The economy in the UK is officially growing and businesses across the country are more positive about their outlook. But, while many organisations are looking to grow, the continued uncertainty in the UK economy means business leaders remain jumpy.
Indeed, the Trends and Success Factors in Business Process Excellence 2014 by PEX found that sustained growth is considered a top business challenge in the year ahead by 47.7% of executives. Some 25% cited it as a primary challenge.
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Interestingly, more than 40% said that implementing operational efficiency would also be one of their top three challenges this year. That both sustainable growth and process excellence come out top of the list illustrates just how closely the two are linked.
But how can process excellence (or business improvement to give it one of its other incarnations) help with sustainable growth?
From the horse’s mouth
To find out the actual impact Lean Six Sigma and Business Improvement have on a company, we asked those with first-hand experience. We polled Black Belts who have certified with us and completed projects in their own place of work and asked them how their training had impacted their workplace.
More than two-thirds said they had made meaningful change in how the company operated, with 66.7% saying they are personally responsible for introducing significant cost savings. In addition, more than 30% said that they had played a vital role in improving the end product for customers.
Our previous conversations with past delegates show that each Green Belt will identify average savings of over £25,000 per completed project, with average annual savings at around £75,000. For Black Belts, these averages rise to over £50,000 and £112,000 respectively.
These figures come from implementing the core tenets of reducing waste and variation, and introducing standardisation. Projects identify areas of waste, or where money is being spent on mistakes and rework as a result of excessive variation, and implement bespoke solutions. Every problem is thoroughly explored to identify a solution that fixes the problem permanently, but also prevents new problems arising from the solution.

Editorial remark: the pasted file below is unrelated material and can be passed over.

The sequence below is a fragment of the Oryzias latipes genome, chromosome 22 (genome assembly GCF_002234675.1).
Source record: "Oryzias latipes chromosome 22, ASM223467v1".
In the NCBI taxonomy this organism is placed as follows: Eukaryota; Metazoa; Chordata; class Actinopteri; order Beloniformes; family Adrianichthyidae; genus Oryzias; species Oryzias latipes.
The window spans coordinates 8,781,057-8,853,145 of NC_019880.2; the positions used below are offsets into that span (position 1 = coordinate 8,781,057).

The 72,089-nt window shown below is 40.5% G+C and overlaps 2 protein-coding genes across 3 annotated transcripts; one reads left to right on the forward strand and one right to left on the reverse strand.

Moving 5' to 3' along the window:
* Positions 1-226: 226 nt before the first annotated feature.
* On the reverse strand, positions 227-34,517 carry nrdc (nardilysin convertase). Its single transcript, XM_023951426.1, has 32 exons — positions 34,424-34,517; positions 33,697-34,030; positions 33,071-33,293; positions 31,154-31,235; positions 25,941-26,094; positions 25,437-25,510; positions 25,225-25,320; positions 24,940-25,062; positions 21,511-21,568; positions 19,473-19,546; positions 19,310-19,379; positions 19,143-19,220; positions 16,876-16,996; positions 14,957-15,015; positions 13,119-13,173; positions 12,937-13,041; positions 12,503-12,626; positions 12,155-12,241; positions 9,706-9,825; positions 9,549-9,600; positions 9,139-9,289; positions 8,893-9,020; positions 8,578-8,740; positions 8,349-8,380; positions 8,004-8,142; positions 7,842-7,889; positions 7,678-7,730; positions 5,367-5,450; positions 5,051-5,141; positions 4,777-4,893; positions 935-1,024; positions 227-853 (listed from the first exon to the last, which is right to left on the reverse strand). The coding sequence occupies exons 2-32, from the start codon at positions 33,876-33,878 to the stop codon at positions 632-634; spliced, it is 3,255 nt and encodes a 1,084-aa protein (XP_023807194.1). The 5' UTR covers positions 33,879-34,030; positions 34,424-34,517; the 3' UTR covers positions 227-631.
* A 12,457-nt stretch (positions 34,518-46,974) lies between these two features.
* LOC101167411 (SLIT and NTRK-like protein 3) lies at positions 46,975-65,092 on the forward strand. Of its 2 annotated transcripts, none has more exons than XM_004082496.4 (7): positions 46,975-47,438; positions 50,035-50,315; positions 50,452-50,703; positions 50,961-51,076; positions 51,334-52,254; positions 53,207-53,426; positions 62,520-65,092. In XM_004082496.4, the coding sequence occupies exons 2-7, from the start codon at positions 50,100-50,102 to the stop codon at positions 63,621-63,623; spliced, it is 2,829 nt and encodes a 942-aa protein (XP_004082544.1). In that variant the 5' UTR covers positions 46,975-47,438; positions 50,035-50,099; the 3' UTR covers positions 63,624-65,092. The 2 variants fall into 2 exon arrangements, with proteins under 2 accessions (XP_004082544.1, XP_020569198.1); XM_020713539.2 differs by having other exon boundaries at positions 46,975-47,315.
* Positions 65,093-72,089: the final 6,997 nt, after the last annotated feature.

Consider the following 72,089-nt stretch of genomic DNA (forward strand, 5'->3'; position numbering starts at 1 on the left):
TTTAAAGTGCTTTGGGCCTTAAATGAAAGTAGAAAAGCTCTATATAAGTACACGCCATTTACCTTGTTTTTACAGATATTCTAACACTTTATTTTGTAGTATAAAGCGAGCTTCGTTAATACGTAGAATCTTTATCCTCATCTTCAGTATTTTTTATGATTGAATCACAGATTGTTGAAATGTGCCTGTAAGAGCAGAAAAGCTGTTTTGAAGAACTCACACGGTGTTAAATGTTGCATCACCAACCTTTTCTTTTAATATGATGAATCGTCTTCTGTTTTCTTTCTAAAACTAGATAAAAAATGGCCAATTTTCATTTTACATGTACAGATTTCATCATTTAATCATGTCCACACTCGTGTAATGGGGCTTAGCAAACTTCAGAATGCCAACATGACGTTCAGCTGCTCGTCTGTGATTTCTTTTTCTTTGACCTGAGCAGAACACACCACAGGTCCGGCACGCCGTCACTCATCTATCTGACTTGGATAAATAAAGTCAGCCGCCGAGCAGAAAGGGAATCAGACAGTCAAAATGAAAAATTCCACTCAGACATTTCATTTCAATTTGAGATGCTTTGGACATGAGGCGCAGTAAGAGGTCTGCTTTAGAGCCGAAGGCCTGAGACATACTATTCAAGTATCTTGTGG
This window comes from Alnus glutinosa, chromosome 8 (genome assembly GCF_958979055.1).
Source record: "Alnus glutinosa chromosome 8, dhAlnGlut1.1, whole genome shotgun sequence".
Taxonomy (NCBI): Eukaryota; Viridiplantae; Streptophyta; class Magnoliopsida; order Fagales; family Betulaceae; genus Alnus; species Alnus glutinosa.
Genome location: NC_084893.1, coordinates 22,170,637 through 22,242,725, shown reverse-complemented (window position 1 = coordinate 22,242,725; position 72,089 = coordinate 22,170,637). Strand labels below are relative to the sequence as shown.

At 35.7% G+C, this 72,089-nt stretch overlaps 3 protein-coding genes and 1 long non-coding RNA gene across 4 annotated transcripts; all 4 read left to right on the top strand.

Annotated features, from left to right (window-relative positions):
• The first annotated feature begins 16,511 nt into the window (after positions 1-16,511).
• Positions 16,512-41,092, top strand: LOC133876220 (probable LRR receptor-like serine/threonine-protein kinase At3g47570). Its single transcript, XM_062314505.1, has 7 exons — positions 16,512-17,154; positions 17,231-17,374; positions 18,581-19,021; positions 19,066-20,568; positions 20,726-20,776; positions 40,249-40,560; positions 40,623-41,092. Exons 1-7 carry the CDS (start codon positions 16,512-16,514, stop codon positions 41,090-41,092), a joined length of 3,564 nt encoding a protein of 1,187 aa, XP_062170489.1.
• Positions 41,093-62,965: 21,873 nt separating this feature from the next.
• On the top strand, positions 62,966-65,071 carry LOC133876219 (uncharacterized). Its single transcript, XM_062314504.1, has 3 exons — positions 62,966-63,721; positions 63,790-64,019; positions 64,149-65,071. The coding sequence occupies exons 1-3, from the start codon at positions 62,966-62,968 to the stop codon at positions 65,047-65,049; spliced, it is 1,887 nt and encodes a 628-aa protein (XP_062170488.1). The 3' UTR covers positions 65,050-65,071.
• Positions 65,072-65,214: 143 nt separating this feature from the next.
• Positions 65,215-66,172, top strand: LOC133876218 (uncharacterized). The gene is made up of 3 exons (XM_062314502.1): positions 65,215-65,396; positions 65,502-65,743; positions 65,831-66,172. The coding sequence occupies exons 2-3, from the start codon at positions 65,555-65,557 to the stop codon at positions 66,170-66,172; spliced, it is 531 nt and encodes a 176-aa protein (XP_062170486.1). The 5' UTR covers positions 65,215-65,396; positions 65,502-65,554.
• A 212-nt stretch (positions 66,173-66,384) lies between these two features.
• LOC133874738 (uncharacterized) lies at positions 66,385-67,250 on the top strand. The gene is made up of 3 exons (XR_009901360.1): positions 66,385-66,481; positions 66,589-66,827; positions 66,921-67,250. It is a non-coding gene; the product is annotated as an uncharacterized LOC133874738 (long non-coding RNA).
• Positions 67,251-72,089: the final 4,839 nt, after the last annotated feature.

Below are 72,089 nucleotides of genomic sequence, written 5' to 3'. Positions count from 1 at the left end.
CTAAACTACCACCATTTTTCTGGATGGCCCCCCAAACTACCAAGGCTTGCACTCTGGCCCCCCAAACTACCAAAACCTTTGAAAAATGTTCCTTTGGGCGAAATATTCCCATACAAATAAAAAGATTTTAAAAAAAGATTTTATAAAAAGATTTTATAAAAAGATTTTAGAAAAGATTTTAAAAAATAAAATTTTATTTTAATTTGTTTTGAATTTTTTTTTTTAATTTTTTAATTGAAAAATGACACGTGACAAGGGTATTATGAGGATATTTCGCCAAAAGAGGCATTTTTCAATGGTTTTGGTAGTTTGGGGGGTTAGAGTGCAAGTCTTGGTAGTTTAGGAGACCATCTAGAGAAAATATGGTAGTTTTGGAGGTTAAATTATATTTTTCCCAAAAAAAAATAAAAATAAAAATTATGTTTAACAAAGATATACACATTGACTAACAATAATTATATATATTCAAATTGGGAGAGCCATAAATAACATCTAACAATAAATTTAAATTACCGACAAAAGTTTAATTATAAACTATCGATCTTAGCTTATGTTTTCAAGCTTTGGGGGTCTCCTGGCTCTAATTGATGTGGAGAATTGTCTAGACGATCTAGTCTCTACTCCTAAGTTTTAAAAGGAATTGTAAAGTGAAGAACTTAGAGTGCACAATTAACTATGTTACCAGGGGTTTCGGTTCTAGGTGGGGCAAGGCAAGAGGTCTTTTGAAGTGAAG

To be effective improvements must not only fix the issue, but also be accepted by the employees involved in the process.
The bigger picture
It’s clear then that Lean Six Sigma can increase efficiency and deliver savings on a project by project basis, but it’s when the ideas become absorbed in a company’s culture that things really start to make a difference.
According to the 1990 book, The Machine that Changed the World by James Womack, early Lean adopter Toyota’s gross assembly hours were more than 50% lower than competitor GM in 1986. Defects per car were lower, as was assembly space per car. Inventories of parts took two hours rather than two weeks and, as a result, lead time was significantly lower.
With lead time reduced, Toyota can produce more cars in a shorter space of time and deliver them to buyer more quickly delivering increased profits and happier customers.
Indeed, research in 2006 by Aberdeen Group and sponsored by Minitab, revealed that organisation with a formal Six Sigma programme (which included adopting a DMAIC methodology, requiring Black Belts to produce results to certify and have outcomes validated by a finance department) saw 40% higher savings than those with less rigorous programmes.
If organisations save money on their costs, while improving quality and output, those savings become available for investment in growth-generation within the company. Furthermore, companies with an embedded continuous improvement culture are more innovative as they are constantly looking for ways to advance their business.
Combining this cost saving with a more engaged, innovative team paves the way for a future of sustainable growth.
100% Effective can help you use Lean Six Sigma to generate growth at your own company, get in touch to find out how we can help.[/fusion_builder_column][/fusion_builder_row][/fusion_builder_container]